This recent adaptation of Jane Austen’s 1815 novel is certainly not what I expected. Having never read the book, I always (mistakenly) considered this to be a tale tailored for young girls. I was wrong.
Set in the class divided Georgian/Regency-era of the early1800 England, this sweet story follows the very prim and exceptionally proper mischievous meddlings of a self-appointed local matchmaker Emma Woodhouse (Anya Taylor-Joy).
With her adorable charm and exaggerated confidence of a polite yet slightly spoilt, precociously outspoken woman Emma is described as handsome, clever, and rich, and for the most part, she is. Fortunate enough to be blessed with all the trappings of wealth privilege Emma has little to occupy her overactive mind
Much to the chagrin of her harmlessly eccentric father (Bill Nighy), and her very handsome and tolerant childhood friend Mr. Knightley (Johnny Flynn), she devotes most of her time considering what advice she can give others regarding their love life.
Being widely popular, Emma is even referred to as ‘perfect,’ regardless of the fact that she can be extremely exasperating, to say the least. Even though she has the best of intentions, her several matchmaking attempts are unfortunately flawed with disastrous results. Her confident manner often resembles a reserved version of ‘Anne Shirley of Green Gables.’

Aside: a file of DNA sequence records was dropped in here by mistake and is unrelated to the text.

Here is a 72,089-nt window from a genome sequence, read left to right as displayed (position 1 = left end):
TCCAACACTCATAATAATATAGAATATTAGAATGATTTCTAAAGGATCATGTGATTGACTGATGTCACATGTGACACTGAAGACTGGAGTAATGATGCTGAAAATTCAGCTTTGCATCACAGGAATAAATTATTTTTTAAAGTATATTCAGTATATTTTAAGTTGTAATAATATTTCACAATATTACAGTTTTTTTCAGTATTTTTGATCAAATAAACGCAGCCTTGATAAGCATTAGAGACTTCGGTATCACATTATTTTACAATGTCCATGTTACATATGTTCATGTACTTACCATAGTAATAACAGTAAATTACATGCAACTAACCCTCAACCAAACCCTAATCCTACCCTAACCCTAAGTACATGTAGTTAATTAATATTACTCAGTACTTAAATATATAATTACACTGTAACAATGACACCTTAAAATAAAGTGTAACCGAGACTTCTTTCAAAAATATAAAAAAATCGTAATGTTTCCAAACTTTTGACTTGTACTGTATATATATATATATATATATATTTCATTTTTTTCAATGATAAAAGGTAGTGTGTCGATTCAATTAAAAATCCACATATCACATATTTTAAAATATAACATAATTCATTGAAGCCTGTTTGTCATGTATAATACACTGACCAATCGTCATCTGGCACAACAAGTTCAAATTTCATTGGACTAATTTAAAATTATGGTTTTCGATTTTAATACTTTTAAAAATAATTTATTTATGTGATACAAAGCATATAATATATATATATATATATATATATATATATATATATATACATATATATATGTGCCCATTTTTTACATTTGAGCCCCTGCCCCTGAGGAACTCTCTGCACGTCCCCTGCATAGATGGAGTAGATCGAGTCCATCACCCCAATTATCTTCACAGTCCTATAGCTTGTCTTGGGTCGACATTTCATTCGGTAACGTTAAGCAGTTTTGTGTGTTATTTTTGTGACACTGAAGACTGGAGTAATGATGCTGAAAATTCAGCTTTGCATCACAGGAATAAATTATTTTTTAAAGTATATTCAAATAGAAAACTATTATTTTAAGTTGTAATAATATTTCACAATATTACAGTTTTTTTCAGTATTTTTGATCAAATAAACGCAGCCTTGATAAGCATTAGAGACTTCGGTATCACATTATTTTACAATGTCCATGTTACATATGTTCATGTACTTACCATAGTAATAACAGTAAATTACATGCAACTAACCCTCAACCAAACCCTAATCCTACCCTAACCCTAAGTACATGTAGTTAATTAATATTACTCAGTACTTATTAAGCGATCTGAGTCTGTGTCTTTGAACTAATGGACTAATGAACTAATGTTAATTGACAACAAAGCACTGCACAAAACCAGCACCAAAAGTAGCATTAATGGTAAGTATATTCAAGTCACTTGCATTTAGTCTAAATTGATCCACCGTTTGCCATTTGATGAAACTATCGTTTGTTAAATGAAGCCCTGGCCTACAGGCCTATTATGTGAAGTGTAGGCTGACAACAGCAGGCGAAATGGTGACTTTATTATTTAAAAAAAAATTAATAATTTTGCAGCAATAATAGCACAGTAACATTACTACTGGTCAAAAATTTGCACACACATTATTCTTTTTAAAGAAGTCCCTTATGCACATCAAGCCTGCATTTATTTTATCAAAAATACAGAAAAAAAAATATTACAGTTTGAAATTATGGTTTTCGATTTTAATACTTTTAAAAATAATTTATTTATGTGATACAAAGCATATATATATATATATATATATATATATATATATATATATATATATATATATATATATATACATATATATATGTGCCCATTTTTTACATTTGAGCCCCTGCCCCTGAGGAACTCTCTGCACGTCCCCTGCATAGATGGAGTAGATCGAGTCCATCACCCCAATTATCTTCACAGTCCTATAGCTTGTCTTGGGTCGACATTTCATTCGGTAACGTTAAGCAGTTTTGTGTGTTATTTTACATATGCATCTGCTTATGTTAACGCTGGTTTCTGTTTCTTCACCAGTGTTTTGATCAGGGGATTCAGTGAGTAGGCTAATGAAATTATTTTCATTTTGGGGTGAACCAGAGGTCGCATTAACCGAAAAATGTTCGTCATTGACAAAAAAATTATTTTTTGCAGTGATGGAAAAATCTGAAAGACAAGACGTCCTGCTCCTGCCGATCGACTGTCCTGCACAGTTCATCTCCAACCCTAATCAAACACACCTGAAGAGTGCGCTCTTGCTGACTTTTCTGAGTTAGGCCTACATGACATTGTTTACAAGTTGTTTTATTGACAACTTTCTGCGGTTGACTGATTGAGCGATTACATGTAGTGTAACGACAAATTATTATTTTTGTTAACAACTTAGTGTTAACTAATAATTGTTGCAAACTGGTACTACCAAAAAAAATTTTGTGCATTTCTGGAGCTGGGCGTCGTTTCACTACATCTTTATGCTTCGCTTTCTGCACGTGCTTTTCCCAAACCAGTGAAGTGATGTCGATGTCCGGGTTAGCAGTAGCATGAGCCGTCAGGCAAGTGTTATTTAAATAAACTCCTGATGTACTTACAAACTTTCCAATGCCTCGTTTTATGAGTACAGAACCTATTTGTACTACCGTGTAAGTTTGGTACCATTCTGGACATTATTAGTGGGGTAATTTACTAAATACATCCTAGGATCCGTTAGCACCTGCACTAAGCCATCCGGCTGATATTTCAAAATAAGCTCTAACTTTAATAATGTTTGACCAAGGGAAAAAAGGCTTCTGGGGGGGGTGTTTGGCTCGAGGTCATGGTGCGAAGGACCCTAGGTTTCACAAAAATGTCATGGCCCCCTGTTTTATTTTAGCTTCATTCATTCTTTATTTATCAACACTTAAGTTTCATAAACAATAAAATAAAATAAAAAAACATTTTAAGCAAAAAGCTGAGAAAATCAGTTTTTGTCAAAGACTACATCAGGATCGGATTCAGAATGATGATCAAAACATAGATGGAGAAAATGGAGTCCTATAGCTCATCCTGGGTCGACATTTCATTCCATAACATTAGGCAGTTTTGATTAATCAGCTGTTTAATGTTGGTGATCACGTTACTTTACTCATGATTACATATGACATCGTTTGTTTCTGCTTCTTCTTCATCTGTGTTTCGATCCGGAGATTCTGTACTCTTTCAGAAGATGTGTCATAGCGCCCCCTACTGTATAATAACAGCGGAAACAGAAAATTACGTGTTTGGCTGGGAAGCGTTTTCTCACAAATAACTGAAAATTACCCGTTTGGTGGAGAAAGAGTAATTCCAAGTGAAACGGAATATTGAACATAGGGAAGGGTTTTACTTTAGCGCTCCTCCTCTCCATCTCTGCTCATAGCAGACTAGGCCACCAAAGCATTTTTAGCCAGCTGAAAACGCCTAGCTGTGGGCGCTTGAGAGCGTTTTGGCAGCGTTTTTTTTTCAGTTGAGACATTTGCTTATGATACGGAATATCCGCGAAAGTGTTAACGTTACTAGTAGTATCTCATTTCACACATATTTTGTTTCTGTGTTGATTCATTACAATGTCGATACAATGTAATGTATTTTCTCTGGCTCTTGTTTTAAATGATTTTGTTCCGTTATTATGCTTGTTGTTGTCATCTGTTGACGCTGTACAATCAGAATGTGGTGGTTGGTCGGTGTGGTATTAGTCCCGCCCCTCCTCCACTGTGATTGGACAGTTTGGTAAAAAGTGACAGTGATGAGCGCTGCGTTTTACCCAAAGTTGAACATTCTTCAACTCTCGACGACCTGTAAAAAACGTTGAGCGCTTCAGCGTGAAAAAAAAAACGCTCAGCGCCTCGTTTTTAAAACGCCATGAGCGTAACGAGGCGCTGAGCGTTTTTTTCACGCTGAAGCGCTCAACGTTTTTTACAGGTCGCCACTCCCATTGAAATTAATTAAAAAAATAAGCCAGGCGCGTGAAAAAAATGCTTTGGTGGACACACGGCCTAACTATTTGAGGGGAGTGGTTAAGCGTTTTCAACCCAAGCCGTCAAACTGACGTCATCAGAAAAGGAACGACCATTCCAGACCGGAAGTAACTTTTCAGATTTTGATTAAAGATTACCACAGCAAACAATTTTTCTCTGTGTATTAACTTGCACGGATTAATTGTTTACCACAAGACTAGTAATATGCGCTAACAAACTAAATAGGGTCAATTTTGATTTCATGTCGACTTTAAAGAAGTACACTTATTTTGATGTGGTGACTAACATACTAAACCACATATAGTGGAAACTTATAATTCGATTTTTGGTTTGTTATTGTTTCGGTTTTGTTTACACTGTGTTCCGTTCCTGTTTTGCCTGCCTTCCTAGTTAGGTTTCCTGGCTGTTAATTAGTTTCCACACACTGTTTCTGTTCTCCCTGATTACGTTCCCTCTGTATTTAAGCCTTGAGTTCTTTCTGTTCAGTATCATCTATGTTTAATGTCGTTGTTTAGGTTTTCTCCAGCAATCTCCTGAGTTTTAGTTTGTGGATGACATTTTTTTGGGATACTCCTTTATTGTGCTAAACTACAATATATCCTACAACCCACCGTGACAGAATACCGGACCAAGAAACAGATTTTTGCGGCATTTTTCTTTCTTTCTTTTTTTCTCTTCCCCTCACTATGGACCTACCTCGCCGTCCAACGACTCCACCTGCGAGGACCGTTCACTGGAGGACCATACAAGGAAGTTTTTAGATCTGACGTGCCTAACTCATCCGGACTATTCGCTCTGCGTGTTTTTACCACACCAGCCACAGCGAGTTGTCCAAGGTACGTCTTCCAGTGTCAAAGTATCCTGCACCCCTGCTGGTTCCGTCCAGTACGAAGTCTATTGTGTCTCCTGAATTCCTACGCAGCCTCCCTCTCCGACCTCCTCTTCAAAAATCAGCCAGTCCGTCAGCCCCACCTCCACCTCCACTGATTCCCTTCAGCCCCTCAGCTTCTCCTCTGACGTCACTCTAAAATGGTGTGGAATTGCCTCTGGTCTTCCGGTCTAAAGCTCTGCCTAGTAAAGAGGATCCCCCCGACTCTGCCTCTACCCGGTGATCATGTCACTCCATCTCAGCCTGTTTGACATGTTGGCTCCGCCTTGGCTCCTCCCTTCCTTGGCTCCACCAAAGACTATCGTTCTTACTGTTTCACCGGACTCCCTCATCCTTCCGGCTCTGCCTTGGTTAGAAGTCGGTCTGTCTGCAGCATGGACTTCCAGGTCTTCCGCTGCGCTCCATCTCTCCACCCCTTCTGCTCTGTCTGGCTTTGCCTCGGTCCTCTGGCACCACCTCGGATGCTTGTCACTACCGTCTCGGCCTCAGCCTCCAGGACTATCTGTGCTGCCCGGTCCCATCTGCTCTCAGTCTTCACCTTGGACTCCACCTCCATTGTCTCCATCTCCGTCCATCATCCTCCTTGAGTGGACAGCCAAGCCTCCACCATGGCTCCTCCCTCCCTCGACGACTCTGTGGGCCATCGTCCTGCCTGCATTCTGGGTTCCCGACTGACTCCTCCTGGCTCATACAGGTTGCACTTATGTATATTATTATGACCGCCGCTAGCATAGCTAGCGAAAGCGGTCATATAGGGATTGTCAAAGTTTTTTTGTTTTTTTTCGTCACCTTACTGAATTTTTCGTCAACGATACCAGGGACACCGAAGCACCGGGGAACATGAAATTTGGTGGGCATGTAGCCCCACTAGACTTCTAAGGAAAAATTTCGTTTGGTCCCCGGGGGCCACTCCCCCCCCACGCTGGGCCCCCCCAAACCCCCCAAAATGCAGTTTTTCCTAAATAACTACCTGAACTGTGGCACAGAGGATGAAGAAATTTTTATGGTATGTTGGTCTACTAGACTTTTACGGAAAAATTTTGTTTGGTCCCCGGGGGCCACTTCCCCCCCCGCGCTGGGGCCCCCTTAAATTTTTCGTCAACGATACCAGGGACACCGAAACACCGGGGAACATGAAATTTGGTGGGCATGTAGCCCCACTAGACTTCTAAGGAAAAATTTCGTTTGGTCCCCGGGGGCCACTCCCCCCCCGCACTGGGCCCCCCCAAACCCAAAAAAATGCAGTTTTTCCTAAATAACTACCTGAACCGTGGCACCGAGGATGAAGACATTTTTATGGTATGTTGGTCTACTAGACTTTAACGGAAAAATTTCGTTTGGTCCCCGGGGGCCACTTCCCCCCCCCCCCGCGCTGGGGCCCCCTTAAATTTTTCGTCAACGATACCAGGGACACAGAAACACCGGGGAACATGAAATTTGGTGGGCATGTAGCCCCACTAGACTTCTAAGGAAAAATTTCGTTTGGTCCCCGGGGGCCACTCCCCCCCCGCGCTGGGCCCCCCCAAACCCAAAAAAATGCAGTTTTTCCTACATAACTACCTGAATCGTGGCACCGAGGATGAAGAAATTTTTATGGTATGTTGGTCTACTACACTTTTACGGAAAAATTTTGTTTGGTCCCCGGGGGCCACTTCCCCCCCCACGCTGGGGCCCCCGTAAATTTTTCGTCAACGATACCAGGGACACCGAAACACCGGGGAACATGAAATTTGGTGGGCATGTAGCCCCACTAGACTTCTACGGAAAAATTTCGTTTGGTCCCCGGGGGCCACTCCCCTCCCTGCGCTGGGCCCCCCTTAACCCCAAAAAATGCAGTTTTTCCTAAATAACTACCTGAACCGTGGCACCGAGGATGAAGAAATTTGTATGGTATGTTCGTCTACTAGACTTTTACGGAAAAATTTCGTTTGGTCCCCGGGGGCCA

Emma is surrounded by an array of likable and tactfully restrained characters. She is positively adored by her devoted best friend Harriet Smith (Mia Goth), whose life she almost ruined by her misguided counselling by often overstepping the realms of what is not her business. Armed with a complete lack of knowledge related to most situations, Emma is totally presumptuous in every way.
I was completely captivated by everything about this enchanting story that, in all, it’s innocence is beautifully told with class and refinement.
Photo Concept&Design by Beata Gombas (c) 2020
Click the link below to view the trailer